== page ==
In 1999, I published a book, Debt and Delusion, which some of you may remember. Back then we were in a small minority who understood that debt has significance for real output and employment.

The book had three big themes:

  • First, that the over-accumulation of debt – by individuals, businesses and governments – amounted to the theft of future prosperity.
  • Second, that financial innovation had thrown a veil of complexity over economic life, obscuring the dangers of mass-marketed financial products.
  • Third, that central banks were implicated in both developments, declaring debt to be irrelevant for sustainable economic growth and promoting financial innovation at all costs.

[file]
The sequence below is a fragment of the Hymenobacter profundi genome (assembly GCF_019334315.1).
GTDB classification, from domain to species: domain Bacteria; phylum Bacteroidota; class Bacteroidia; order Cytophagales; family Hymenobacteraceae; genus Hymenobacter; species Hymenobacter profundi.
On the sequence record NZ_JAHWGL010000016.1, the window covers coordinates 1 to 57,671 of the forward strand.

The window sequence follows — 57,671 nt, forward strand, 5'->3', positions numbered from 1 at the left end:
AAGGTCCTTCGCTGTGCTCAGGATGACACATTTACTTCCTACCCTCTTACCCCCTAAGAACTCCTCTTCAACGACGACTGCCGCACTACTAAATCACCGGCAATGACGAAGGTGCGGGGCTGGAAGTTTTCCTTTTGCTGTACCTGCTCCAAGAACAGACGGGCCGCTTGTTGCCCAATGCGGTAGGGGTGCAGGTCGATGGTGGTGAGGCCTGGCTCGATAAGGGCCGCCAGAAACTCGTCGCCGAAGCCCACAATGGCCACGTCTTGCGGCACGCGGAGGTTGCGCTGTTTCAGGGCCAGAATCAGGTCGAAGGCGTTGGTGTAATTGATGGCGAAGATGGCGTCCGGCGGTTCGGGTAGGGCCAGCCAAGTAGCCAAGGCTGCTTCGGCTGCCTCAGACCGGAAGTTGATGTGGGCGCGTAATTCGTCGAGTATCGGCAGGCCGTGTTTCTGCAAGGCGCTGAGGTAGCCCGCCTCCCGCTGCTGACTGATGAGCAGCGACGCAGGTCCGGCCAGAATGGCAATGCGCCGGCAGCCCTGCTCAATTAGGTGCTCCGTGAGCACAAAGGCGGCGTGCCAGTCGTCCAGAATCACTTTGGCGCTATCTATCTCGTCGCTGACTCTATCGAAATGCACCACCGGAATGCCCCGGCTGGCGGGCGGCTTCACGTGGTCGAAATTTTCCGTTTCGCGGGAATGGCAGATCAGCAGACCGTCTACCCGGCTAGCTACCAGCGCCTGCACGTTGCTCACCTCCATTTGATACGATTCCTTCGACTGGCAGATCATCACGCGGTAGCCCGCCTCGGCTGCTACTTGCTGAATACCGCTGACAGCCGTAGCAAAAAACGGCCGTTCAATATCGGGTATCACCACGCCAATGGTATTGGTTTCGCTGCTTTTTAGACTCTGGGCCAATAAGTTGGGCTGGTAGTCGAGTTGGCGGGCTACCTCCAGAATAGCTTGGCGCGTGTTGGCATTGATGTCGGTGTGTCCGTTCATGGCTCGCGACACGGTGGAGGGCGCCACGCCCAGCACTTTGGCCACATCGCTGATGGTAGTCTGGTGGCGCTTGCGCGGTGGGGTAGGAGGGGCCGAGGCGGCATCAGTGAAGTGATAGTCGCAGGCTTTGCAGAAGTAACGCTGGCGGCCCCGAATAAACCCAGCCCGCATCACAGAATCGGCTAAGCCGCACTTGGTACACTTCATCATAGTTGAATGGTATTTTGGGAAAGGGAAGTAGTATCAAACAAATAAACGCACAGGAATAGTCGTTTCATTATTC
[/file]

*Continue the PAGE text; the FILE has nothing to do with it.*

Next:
Where are we now?

Living in that diminished future. Locked into an endless process of consumer compensation and financial penalties. While central banks intervene ever more deeply in financial markets and the economy, with ever lessening impact.

What are the lessons that should have been learned from the global financial crisis? What are the implications for wealth preservation today?

Debt and Delusion is available on Amazon in Kindle format.